Blog Feb 27, 2018 · 5 min read

We're ready for the next React

I really enjoy developing with React and I use it for all sorts of side-projects and at work too. Not only in our flagship product but for prototyping new ideas.

The past

The first time I heard about React I didn't quite get it and ended up dismissing it.


A declarative paradigm that makes it easier to reason about your application?🤔

A JavaScript library (not a framework!) for building user interfaces… I'm sure it's great but what are you really talking about? An XML-like syntax called JSX? Inline styles? Turns out these people knew what they were doing and React ended up making a big impact and influencing how we do front-end development.

The present

Fast-forward to 2017 and we have React 16, which not only brought new features but also included a complete rewrite of the core architecture, codenamed "Fiber".

Fiber introduced new capabilities to React, such as error boundaries and fragments, but is not being utilized to its full potential in version 16. In the announcement post you can read:

Perhaps the most exciting area we’re working on is async rendering — a strategy for cooperatively scheduling rendering work by periodically yielding execution to the browser. The upshot is that, with async rendering, apps are more responsive because React avoids blocking the main thread.

We think async rendering is a big deal, and represents the future of React.

While React was maturing, the ecosystem surrounding it was evolving in many ways. One big part of this evolution was webpack, which has been widely adopted by the community.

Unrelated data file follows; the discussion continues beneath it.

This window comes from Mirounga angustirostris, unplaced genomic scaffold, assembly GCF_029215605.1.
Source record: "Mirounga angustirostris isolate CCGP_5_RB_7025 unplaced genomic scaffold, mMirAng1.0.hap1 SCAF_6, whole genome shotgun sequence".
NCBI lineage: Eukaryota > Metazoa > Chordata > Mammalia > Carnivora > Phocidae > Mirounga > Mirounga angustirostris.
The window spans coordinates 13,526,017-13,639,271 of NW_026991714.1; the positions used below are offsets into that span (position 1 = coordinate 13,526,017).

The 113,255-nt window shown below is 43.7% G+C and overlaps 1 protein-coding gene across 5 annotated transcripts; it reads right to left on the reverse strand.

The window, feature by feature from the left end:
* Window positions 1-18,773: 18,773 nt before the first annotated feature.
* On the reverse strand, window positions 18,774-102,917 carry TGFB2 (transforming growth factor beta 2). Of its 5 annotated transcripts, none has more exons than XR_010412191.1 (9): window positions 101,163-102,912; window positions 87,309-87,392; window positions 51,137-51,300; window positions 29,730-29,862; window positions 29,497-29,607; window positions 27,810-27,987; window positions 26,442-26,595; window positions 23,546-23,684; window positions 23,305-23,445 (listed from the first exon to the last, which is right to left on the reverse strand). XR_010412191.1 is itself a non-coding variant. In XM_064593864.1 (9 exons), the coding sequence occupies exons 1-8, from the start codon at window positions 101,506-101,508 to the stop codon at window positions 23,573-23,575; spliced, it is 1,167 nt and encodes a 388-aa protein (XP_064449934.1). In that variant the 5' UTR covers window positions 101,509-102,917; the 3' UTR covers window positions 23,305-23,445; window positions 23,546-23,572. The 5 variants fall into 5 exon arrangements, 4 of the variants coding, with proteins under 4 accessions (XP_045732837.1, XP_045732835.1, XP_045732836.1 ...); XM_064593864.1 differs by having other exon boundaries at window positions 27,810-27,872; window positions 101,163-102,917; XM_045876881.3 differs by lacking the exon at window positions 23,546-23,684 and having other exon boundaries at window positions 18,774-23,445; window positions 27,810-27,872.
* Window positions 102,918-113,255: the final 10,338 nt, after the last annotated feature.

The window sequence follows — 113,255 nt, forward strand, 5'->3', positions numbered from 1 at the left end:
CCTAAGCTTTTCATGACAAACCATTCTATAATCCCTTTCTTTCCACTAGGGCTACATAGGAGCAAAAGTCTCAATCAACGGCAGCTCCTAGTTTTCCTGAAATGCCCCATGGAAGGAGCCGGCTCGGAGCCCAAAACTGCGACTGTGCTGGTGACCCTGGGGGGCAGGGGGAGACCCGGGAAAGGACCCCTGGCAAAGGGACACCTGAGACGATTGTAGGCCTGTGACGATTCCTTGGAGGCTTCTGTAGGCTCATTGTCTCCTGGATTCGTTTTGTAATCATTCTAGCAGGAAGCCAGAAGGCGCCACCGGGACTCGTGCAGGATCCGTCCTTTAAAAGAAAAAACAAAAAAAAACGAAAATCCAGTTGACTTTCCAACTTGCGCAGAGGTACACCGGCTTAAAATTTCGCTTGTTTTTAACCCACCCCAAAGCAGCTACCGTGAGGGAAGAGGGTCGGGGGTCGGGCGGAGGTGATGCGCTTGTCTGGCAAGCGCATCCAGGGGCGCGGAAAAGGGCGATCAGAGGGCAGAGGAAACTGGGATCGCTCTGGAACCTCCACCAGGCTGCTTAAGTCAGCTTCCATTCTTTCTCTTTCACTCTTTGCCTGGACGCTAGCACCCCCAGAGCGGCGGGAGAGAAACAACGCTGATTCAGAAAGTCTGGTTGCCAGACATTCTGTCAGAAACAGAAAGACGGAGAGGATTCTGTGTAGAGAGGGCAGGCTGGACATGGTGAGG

One of the most compelling features of webpack is code splitting. It basically allows you to split your code into various bundles. You can manually split your code using multiple entry points. And more interestingly, with dynamic imports you can split code via function calls within modules. This can be very powerful and quite trivial to use. Create React App supports this out-of-the-box and projects like react-loadable make it even easier:

import Loadable from 'react-loadable';
import Loading from './my-loading-component';

const LoadableComponent = Loadable({
  loader: () => import('./my-component'),
  loading: Loading,

export default class App extends React.Component {
  render() {
    return <LoadableComponent/>;

The future

Speed isn't everything and too much asynchronous rendering can actually worsen the user experience. No one likes loading states and rendering pieces of your app asynchronously brings some new challenges.

I maintain and and thanks to it I end up reviewing many packages and reading a lot of tweets from the community. I have been made more aware of this problem thanks to a series of tweets by Andrew Clark, one of the key engineers that worked on Fiber.

He later gave an example of how native apps solve this:

This kind of behavior is not trivial to accomplish today with React. We may need a paradigm shift to actually take our web interfaces to the next level.

But thankfully it seems the React team is already on it.

I'm grateful for all the work these individuals share and I couldn't be more excited about front-end development. I'll definitely be watching the stream March 1st.